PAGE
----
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Image of United States, 20 Dollars, 1854
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Materials: Gold
Measurement: Dia. 34.3 mm; Wt. 33.440 g
Note: Proof; Breen 7170

United States, 20 Dollars, 1854

The sheer size of the California gold strike altered the nature of American numismatics. It was not only that mintage figures dramatically increased; the actual range of denominations increased as well.

Prior to 1849, there had been three gold coins: the quarter eagle, half eagle, and eagle (or $2.50, $5.00, and $10.00 coins). By 1854, three more had been added, a dollar, a three-dollar piece, and a double eagle, or twenty-dollar coin.

Artist James Barton Longacre designed all three of the new coins. The double eagle was the most popular. For its obverse, Longacre employed a simple head of Liberty, wearing a coronet. Stars surrounded the head of the goddess, and the date appeared below. The reverse depicted a somewhat ornate representation of an eagle, a "glory" of stars and rays above, the national motto to either side.

In 1854, the United States created a new branch mint in San Francisco to deal with the fruits of the gold rush. It was intended to replace a whole galaxy of private California mints that had created a variety of local coins.

This double eagle was the first coin the new federal mint struck. Below the eagle, each coin from the new branch Mint bore a distinctive small "S." This distinguished the coin from ones struck in Philadelphia, which had no such mark, and ones struck at New Orleans, which had an "O."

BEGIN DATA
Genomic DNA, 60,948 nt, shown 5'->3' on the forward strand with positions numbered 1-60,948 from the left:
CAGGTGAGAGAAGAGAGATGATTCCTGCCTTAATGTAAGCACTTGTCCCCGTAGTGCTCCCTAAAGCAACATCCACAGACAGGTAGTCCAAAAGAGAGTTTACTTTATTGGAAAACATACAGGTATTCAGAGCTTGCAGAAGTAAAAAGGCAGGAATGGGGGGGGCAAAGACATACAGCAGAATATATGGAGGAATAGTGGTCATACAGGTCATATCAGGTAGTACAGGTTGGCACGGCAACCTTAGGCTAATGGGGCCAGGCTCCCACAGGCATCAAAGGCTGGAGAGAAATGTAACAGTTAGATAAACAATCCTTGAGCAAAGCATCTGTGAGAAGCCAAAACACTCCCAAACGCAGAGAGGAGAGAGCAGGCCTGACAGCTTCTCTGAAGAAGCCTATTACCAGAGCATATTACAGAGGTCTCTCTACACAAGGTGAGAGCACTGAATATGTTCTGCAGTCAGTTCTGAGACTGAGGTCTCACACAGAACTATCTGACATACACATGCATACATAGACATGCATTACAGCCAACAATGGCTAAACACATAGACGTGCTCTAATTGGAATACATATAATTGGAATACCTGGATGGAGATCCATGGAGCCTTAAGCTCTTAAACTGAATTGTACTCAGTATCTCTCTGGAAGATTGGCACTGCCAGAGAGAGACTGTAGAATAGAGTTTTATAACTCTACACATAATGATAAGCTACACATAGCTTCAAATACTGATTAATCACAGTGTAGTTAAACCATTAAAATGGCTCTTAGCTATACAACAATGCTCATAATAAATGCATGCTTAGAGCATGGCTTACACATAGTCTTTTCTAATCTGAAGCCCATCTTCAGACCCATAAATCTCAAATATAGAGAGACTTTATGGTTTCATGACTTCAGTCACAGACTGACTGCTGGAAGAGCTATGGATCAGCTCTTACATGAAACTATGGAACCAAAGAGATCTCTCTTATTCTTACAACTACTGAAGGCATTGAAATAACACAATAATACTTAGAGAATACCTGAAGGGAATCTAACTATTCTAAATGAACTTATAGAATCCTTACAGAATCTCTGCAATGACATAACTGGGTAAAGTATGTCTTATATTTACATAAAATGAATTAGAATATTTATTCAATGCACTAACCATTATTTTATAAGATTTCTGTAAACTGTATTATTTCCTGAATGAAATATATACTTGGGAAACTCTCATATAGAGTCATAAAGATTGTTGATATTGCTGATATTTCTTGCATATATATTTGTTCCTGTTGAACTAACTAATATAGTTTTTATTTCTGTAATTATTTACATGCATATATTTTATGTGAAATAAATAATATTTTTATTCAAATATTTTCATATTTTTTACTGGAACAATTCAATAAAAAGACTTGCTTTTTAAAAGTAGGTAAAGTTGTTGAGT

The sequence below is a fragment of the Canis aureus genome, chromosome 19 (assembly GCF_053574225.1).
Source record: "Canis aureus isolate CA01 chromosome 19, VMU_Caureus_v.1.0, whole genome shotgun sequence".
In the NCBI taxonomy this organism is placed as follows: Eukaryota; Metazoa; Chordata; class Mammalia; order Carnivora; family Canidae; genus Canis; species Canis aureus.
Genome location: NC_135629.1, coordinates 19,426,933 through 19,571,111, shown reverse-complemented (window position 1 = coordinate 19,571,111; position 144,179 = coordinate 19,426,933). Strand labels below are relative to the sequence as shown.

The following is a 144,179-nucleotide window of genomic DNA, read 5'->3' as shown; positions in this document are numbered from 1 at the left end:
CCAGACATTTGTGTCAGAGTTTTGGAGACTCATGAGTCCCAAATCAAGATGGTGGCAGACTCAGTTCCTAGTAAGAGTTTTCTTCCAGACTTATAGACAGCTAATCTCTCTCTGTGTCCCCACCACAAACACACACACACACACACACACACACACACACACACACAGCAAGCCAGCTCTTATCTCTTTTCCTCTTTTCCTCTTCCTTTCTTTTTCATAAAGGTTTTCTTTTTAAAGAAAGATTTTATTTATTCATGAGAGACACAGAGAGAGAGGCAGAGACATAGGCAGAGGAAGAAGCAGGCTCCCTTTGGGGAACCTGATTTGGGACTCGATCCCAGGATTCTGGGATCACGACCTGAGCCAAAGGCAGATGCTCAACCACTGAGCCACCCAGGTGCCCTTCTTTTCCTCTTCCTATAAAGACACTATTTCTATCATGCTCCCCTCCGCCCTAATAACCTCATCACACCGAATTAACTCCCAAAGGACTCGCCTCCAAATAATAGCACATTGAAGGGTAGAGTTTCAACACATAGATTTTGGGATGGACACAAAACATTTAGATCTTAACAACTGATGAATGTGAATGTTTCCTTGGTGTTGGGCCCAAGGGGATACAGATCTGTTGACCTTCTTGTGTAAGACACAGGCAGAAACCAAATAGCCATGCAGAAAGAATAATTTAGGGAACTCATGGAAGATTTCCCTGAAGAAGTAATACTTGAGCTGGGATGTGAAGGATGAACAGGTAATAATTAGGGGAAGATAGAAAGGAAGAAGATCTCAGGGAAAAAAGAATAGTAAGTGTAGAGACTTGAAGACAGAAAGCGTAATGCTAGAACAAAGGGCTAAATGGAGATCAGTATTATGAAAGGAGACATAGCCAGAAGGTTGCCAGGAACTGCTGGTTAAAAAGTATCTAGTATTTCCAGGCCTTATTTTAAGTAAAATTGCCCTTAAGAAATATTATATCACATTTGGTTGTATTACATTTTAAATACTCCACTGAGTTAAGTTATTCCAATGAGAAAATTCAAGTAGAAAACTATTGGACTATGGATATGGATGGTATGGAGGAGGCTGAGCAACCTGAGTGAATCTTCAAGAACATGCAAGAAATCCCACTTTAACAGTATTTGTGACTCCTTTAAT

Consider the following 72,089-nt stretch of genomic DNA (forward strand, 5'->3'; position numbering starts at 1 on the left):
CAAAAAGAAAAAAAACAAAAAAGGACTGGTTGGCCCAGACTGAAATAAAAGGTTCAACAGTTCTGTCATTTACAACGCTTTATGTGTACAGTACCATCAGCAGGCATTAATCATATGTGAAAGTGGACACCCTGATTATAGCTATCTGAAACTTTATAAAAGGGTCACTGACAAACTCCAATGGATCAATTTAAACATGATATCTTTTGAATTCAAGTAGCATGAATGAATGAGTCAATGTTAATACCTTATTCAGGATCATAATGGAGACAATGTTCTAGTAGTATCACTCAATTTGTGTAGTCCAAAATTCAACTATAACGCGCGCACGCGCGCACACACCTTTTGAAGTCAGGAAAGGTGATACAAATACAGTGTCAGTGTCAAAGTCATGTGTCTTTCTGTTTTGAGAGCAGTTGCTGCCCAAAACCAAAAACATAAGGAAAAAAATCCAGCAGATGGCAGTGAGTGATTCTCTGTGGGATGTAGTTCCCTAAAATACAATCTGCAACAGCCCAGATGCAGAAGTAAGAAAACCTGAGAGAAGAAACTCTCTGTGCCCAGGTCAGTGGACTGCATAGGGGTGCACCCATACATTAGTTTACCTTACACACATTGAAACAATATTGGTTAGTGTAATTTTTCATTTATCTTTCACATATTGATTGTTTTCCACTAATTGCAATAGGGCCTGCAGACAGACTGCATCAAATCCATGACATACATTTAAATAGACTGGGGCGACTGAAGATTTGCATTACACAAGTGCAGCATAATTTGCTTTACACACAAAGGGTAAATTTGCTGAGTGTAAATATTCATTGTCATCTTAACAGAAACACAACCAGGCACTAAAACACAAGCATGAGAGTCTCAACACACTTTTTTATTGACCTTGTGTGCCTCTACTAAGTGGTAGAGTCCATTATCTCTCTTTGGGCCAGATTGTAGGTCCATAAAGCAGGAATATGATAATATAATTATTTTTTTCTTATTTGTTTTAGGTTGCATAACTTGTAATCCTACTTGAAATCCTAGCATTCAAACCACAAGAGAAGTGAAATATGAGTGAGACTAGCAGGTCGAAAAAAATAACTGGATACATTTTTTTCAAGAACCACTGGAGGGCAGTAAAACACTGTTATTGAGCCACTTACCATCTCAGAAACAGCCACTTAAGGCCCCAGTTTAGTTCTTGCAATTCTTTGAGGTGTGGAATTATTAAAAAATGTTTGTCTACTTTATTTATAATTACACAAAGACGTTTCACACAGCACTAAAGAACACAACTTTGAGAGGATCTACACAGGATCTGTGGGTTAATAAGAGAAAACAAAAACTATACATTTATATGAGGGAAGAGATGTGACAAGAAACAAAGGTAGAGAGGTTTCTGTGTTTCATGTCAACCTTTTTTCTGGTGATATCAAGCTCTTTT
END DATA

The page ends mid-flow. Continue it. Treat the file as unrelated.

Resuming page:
Related Events
1833: England abolishes slavery in the British Empire.
1846: The United States wins the Mexican War and acquires large landholdings in the West and Southwest.
1848: The United States wins the Mexican War and acquires large landholdings in the West and Southwest.
1854: The U.S. Mint opens a new branch in San Francisco.
1861: U.S. Civil War begins when Confederate forces attack Fort Sumter, South Carolina.
Legendary Firsts The following objects are in this section.
Massachusetts Pine Tree Shilling, "1652" (struck 1667-1674)First United States Silver Dollar, 1794Great Britain, Sovereign, 1838
Massachusetts, "twenty shillings," 1690Brasher Doubloon, 1787United States, 5 Dollars, 1838
Pewter Continental Dollar, 1776United States, 20 Dollars, 1854United States, 10 Dollars, 1838
Copper Pattern Dollar, 1794Portrait Medal of James Smithson, 1817 
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